Friday, May 10, 2013


For the last few weeks I have read several blogs, articles, and tweets, both positive and negative, about the Common Core State Standards (CCSS).  For a while I have been thinking about whether I wanted to add my voice to the ongoing conversation.

How do we think about the CCSS?

How do we deconstruct and then reconstruct that document so that we understand it? So that it can be a useful document in our work?  So that we can have clarity about its limitations?

As the CCSS entered the educational and political scene in full force, I was co-facilitating a Teacher Inquiry Group ( 2011 & 2012) comprised of teachers in the Columbus Area Writing Project.  Our primary goal was to explore teacher research and conduct research in our own classrooms, as well as to teach research  and writing with sources to our students. We presented a summary of our work at the National Council of Teachers of English Convention (NCTE 2012).

We read through many traditional and teacher inquiry research articles, as well as related educational documents that would inform our own inquiries.

We engaged in much conversation, questioning, and reflection.

Our process of exploration, the resources we discovered, as well as our discussion points, may be helpful  to you as you reflect individually in your classroom or collectively in your school, district, or community. 

You may want to follow our path to explore  the CCSS. 


As preparation for our CCSS session 
we each read the entire document to get a feel for the context, the connections between and across grade levels, the locations of specific areas of study and skills, to determine overall strengths and overall weaknesses, to identify gaps we perceived, and so forth.

We also more closely examined the grade level(s) we each taught or those levels with which we were most familiar with the curriculum.

We then responded in writing (writing for 30 minutes) to the following reflective prompt:
Respond to the CCSS in terms of your overall feelings about the entire document, as well as your response to the levels with which you are most familiar. What strikes you as a dominant characteristic? What are you pleased to see? What surprises you about the Core Standards? What is missing? What is there that you feel shouldn’t be?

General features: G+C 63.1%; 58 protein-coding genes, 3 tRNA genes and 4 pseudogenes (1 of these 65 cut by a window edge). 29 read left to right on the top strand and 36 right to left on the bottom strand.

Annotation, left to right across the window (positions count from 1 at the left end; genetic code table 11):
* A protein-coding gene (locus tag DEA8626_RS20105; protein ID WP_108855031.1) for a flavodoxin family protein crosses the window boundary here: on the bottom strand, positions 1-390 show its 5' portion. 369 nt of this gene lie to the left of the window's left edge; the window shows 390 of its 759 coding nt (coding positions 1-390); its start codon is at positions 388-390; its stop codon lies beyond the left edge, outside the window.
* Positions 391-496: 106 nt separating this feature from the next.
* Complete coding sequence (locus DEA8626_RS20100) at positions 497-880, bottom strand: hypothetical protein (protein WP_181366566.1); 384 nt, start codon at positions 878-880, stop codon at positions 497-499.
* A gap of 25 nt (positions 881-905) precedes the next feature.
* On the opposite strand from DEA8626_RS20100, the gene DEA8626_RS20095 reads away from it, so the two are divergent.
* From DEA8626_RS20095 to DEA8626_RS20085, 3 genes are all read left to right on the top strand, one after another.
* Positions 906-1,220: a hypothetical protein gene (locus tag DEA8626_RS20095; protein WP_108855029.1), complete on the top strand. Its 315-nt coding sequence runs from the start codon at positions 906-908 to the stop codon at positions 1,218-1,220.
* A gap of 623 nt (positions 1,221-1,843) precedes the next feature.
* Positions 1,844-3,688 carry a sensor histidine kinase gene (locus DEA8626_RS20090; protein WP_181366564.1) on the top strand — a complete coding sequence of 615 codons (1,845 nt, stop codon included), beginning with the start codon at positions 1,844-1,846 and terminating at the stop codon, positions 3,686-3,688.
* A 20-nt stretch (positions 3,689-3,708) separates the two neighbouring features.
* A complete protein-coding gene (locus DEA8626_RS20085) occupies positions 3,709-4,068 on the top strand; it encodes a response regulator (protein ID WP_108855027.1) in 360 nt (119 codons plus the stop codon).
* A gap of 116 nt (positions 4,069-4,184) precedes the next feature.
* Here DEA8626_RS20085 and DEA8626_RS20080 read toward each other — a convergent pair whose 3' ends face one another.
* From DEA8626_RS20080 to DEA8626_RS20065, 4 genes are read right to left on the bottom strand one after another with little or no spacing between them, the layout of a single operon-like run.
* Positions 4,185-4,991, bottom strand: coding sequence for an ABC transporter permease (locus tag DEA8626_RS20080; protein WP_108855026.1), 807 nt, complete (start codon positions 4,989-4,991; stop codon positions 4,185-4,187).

(Click here to read my response in the  related post, Common Core Explorations- Part 2.)

In addition we considered The Framework for Post Secondary Writing by WPA/ NCTE/NWP, examining this document for comparisons to the CCSS, considering purposes, connections, content, structure,  and so forth.

The final reading prior to this session included  Relating Policy to Research and Practice: The Common Core Standards by Randy Bomer and Beth Maloch with the brief reflective writing (writing for 5-10 minutes) following the reading:
Briefly respond to the ideas expressed by Bomer and Maloch. How do their ideas connect with what you found as you reviewed the CCSS?

Our Session


In the our face-to-face time we examined several additional resources, all in an effort to understand the CCSS, to determine our role as teachers, learners, and designers of curriculum and learning experiences, to consider how we would move forward in this coming Common Core World.

We began the study with the following EngageNY video featuring NYC Commissioner John King, David Colman, author of Common Core and Kate Gerson (which supports the Common Core Standards).  Click here to watch the video